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Holden mulling staff cuts

Tough decisions: GM Holden's headquarters might be home to fewer workers.

Holden is likely to follow GM’s lead and cut staff in line with reduced demand

Holden logo11 Feb 2009

GM HOLDEN is considering some “tough decisions” on manning levels as part of a move by parent company General Motors to cut 10,000 white-collar workers around the world by the end of April.

Remaining US executives’ base pay will be cut 10 per cent, while salaries of “many others” will be cut by between three and seven per cent.

The GM staff cuts were announced overnight in Detroit as part of GM’s efforts to prove it can be a viable company and, therefore, be eligible for the $US13.4 billion ($A20.5b) of loans it has requested from the US congress.

The company’s final submission will go to congress next week.

Holden spokesman Scott Whiffin said: “We are obviously looking at everything.” However, he pointed out that the US announcement did not trigger any immediate reaction from Holden.

“It’s no secret the outlook for ’09 is extremely challenging . We’ve got shrinking local and export markets that are having an impact on our sales volumes and manufacturing schedules.”

The cuts announced in the US would reduce GM’s white-collar workforce by 14 per cent to 63,000 around the world.

About 3400 jobs will go in the US and a further 4000 in Europe at the Vauxhall, Opel and Saab operations, GM said in a release to the market. The rest will come from other regions, which include Korea, China and Australia.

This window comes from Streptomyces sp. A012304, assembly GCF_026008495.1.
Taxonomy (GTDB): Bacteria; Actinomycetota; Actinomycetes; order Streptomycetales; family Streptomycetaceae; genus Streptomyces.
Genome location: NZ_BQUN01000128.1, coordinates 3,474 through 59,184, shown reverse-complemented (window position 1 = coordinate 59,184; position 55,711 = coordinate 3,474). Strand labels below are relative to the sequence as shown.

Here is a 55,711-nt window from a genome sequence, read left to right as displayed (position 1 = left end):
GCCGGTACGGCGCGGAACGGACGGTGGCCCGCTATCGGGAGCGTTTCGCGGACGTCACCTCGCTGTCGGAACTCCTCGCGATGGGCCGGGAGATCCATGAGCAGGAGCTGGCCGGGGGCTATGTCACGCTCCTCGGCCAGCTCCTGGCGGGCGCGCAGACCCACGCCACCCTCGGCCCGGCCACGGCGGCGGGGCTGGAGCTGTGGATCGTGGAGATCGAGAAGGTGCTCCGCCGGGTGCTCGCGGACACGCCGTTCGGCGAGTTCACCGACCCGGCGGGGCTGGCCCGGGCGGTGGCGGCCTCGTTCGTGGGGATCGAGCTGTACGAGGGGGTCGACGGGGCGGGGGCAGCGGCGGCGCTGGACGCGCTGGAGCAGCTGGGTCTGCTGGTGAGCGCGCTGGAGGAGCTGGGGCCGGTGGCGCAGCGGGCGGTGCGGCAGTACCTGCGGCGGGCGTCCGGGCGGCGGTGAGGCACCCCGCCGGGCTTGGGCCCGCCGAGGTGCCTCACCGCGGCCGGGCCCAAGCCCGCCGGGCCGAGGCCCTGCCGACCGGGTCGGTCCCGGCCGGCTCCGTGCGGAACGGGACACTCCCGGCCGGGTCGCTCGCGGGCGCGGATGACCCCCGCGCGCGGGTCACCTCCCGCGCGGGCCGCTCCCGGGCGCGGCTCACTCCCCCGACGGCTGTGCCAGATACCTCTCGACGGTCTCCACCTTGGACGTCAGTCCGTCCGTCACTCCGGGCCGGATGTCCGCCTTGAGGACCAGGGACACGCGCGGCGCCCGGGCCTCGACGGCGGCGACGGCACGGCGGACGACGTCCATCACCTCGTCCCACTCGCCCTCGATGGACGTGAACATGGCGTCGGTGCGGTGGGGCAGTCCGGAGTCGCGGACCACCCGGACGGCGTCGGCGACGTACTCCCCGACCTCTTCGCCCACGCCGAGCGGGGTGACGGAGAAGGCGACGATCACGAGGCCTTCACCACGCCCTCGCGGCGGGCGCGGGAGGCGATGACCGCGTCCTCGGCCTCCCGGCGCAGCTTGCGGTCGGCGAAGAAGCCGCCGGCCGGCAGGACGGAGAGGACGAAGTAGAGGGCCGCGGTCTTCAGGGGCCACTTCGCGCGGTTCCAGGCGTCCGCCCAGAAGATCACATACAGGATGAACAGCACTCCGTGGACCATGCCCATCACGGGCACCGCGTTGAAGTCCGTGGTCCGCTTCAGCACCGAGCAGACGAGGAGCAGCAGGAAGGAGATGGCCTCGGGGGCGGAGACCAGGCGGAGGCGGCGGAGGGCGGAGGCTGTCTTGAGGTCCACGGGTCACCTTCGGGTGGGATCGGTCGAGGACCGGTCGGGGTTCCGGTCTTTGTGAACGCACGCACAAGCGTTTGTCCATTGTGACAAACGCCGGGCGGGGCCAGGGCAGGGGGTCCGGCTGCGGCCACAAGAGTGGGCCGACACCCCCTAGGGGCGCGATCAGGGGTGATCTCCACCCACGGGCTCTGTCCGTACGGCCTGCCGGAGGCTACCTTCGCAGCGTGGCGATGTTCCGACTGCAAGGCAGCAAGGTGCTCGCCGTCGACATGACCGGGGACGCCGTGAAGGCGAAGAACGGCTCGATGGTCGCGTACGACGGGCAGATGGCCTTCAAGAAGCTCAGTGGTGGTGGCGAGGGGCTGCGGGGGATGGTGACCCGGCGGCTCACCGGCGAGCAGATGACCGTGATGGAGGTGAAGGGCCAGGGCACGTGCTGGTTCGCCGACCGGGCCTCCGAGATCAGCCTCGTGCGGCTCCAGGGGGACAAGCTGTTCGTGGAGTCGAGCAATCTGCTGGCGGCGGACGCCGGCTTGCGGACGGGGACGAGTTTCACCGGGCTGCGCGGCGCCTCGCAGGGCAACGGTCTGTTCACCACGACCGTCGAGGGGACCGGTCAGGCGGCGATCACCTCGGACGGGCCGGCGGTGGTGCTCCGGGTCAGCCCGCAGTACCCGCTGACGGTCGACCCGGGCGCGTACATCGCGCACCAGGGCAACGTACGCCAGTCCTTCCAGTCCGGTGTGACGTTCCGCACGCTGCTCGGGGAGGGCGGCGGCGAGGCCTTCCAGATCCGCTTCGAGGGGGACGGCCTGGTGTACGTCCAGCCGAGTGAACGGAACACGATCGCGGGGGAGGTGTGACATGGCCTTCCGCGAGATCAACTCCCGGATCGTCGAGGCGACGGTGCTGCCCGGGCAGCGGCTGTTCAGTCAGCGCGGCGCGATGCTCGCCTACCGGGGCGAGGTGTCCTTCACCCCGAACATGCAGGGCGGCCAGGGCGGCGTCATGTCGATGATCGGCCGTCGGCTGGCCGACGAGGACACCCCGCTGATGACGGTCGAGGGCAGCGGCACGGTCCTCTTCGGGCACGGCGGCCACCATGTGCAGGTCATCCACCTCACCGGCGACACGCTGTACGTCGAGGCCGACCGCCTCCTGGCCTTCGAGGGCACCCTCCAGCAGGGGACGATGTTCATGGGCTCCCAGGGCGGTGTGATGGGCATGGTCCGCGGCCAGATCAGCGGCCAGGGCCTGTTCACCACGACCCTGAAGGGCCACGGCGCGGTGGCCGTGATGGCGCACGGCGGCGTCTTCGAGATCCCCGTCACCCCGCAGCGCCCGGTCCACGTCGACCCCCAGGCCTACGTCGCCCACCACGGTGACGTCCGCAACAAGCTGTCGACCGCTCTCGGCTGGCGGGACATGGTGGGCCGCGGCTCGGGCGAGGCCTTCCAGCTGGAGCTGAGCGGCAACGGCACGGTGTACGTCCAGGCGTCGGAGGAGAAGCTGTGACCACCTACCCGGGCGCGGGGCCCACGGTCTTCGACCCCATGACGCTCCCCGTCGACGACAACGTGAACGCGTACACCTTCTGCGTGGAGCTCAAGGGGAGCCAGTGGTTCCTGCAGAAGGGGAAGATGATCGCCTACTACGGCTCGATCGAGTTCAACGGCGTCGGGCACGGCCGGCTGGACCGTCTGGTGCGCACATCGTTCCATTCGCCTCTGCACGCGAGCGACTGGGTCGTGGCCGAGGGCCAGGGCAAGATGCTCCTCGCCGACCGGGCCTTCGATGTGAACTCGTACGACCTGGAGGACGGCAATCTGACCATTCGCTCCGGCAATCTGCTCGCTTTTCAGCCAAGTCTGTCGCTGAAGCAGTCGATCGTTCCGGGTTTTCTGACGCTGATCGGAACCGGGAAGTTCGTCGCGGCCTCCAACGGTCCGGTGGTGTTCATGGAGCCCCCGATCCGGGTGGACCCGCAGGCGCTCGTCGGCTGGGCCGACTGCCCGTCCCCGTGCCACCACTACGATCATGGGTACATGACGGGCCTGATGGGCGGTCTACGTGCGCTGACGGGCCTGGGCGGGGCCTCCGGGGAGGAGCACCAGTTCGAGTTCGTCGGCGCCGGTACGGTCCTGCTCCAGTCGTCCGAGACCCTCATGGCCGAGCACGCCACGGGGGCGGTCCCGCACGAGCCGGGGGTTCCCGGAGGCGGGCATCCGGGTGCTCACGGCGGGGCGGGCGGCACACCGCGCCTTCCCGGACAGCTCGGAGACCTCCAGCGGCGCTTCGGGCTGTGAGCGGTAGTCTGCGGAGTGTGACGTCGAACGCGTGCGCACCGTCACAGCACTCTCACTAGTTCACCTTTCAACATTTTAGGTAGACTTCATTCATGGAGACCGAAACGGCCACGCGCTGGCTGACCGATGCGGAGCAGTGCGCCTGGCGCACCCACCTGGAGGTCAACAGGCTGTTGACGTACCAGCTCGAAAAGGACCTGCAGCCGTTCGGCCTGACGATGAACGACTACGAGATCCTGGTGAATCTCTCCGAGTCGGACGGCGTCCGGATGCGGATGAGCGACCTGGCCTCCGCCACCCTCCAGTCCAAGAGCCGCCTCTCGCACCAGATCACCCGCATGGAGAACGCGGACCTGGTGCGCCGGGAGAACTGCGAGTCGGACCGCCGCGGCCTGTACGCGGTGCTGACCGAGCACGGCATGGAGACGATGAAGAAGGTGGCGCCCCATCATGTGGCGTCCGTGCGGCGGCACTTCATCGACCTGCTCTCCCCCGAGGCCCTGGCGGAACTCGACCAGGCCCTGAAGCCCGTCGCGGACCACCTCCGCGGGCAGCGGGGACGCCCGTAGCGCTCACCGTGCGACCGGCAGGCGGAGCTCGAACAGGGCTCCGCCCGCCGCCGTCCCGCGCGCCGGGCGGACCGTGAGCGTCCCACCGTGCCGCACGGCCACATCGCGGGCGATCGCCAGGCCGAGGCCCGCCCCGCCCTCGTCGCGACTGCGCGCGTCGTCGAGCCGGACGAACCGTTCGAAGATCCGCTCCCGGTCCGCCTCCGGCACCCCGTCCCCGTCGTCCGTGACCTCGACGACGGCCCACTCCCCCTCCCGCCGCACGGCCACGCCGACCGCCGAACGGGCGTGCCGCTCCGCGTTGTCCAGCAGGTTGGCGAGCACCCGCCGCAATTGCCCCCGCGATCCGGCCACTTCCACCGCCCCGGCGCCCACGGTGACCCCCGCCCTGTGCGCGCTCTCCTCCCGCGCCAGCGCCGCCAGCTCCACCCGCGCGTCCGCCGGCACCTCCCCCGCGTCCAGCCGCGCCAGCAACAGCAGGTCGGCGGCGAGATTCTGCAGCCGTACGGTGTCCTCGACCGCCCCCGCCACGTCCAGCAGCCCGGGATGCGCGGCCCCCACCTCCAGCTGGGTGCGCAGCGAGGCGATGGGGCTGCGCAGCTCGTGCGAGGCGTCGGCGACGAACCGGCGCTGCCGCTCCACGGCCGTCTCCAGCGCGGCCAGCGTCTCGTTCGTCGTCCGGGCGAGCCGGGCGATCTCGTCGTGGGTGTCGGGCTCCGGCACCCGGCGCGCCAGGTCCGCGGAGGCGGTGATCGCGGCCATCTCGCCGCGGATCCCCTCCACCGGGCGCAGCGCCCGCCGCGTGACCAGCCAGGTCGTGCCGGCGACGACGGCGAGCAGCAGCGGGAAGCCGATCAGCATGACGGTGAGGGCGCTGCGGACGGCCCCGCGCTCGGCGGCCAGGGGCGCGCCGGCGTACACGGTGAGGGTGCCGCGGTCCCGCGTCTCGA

“These difficult actions are necessitated by a severe drop in vehicle sales worldwide and by the need to restructure GM for long-term viability,” the release said.

The latest cuts are part of an overall program revealed on December 2 to reduce GM’s US total workforce by almost a third from 96,000 to between 65,000 and 67,000 workers.

In Australia, Holden was wrestling with the question of how to make cuts in line with market conditions while maintaining a business model that would allow it to be strong and profitable in the long term, Mr Whiffin said.

“We are facing some really big challenges and, therefore, some really tough decisions, but none of those decisions have been taken yet.

“The question is how do we structure the company to protect it, both for Australia and for future generations. They are really profound questions we are asking ourselves.”

While no details are yet available, it is expected cuts will be made in Holden’s design and development operations as a result of decisions taken in Detroit to cut certain vehicle programs. This would result in job losses both at Fishermans Bend and possibly also at the Lang Lang proving ground.

However, the issue might not be quite as pressing in Australia, where sales have been down an average 15 to 18 per cent in the last few months. Since late 2008, monthly sales in the US have been down more than 30 per cent as the credit markets simply froze up and buyers could not obtain car loans.

In November, Holden signaled it would dramatically slow its assembly line at Elizabeth in South Australia by inserting another 25 shutdown days in the three months to March this year.

In a deal done with the Manufacturing Workers Union, the 3400 assembly employees will be taking a mixture of paid days off, annual leave and “market response days” on part pay in a bid to avoid retrenchments. Average pay for the workers will dip by about 10 per cent as a result.

Last September Holden started cutting an unspecified number of contract design and engineering positions as a result of the cancellation of several world vehicle projects.

The company has also been hit by the parent company’s move away from large rear-wheel drive cars, for which the Fishermans Bend design and development centre played a leading role.

Read more:

Holden slashes production by 14,000

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